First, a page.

Product information and awareness are important prerequisites for ethical consumption (Tallontire et al., 2001) and are also important in bird-friendly coffee purchases. Lack of awareness was one of the highest rated constraints on purchasing bird-friendly coffee. However, the effect of awareness was influenced by willingness to switch from a favourite coffee. Among those who were unwilling to switch from their favourite coffee, less awareness of the issues surrounding bird-friendly coffee was associated with considering conservation of migratory bird habitat required. In other words, those who had a greater awareness of the issues yet were unwilling to switch may be less likely to buy bird-friendly coffee. In our qualitative analysis, one constraint we identified was confusion over what bird-friendly coffee was, as one respondent explained, ‘I had no idea there was even such a thing as bird-friendly coffee’. Several expressed confusion over coffee certifications more broadly, including not knowing coffee certifications existed, and not being aware that there were so many. Accordingly, respondents had low familiarity with many of the coffee certifications. Nearly two-thirds of our respondents indicated they were not familiar at all with Smithsonian Bird-Friendly® coffee. Low familiarity with certifications extended beyond just bird-friendly coffee to Utz Certified®, 4 C Common Code®, and Nespresso AAA®. For each of these certifications, more than 90% of respondents were unfamiliar. There may be a need to increase familiarity with the bird-friendly certification to increase sales. Other themes we identified were the lack of awareness of the impact coffee has on birds and bird habitat. One respondent wrote they were ‘ignorant of the link between drinking my favourite morning drink … and the impact upon the birds in doing so’. From other organic food research contexts, there is evidence that providing information about the label can increase the amount consumers are willing to pay for the product (Rousseau & Vranken, 2013). Our results indicate it may be useful to target the lack of awareness of bird-friendly coffee, certifications, and the impact coffee production has on birds to increase birdwatchers' desire to purchase it.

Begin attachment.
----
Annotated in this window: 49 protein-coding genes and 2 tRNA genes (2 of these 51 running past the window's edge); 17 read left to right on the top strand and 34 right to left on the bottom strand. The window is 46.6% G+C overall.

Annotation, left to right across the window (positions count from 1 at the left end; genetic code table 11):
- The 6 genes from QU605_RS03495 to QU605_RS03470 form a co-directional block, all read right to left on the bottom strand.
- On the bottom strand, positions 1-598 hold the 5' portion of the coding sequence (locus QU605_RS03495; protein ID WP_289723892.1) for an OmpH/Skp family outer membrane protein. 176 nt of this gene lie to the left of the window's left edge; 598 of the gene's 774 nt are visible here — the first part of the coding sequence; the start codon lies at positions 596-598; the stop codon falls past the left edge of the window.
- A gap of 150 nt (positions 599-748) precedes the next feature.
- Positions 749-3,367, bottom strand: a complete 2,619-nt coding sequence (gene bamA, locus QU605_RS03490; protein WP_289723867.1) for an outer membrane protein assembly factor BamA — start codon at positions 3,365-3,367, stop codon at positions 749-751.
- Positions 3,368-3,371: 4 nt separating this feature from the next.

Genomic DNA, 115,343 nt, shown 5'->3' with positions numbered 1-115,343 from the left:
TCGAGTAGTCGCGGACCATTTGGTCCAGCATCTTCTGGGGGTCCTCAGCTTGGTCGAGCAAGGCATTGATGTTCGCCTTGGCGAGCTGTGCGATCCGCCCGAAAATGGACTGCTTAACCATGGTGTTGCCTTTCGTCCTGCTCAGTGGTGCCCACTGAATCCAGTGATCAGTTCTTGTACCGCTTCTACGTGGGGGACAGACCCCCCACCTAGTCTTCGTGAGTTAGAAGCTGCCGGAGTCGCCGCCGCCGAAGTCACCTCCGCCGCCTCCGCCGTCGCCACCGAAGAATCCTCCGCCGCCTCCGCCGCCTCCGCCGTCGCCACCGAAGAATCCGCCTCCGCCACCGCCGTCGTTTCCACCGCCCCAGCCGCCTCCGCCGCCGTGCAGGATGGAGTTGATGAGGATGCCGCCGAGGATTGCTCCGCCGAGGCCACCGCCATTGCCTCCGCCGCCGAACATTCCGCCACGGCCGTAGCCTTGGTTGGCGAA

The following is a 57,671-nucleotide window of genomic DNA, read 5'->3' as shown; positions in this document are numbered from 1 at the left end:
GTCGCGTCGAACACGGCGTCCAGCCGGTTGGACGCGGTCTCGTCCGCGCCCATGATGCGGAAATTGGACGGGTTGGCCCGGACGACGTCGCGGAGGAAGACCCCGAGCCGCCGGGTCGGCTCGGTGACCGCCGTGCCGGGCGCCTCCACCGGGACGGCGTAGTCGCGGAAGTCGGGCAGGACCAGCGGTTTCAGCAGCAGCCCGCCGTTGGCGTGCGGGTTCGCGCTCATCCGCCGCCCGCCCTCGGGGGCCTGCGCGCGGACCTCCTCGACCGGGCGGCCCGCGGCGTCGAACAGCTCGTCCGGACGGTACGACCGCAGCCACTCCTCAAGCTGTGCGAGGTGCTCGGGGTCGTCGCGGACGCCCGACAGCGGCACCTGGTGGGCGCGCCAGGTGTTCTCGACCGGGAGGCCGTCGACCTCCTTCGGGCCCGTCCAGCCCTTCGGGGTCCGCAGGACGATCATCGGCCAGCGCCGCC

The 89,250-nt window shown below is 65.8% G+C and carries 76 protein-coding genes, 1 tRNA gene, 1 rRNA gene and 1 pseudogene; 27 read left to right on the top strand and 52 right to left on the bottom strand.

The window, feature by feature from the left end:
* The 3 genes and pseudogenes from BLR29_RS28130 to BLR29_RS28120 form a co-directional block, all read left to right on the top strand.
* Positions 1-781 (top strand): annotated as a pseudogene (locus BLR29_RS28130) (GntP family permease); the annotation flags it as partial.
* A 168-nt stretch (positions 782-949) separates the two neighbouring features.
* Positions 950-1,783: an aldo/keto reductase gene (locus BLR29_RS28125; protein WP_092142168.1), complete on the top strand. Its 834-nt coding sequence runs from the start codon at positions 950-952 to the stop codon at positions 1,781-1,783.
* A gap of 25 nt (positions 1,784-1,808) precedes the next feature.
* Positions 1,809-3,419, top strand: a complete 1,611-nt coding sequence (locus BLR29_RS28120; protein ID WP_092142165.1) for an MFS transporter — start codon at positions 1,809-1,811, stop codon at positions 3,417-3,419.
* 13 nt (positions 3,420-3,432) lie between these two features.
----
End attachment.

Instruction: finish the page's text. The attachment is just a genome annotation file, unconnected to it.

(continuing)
Lack of availability, which is a well-documented constraint on organic food sales (Davies et al., 1995; Hughner et al., 2007; O'Donovan & McCarthy, 2002; Zanoli & Naspetti, 2002) was also a constraint for our respondents. Respondents rated ‘It's not for sale in my area (or where I shop)’ as one of the factors that most influenced their decision of whether or not to buy bird-friendly coffee. However, the importance of lack of availability as a constraint was moderated by cost. The interrelated nature of lack of availability and cost was reflected in our qualitative analysis, where several respondents expressed frustration with the high shipping costs that would be required to ship bird-friendly coffee to their location. For those who were less impacted by cost, the higher they rated ‘It's not for sale in my area’, the less likely they were to consider conservation of migratory bird habitat a required coffee attribute. This suggests that individuals who do not see cost as a constraint may be less likely to buy bird-friendly coffee the more they are challenged by the lack of close and convenient places to buy bird-friendly coffee. Our finding aligns with research on organic food that found consumers value convenience and do not want to spend a lot of effort in purchasing food (Padel & Foster, 2005). Lack of availability was reflected anecdotally as the second most common theme found in our qualitative analysis. Many of the responses indicated bird-friendly/shade-grown coffee was not available or hard to find in their area and several stated they would buy the coffee if it were more available. This suggests that for our respondents, lack of availability and inconvenience of finding the product are important constraints on sales. These results point to a need for better distribution channels and advertisement of bird-friendly coffee.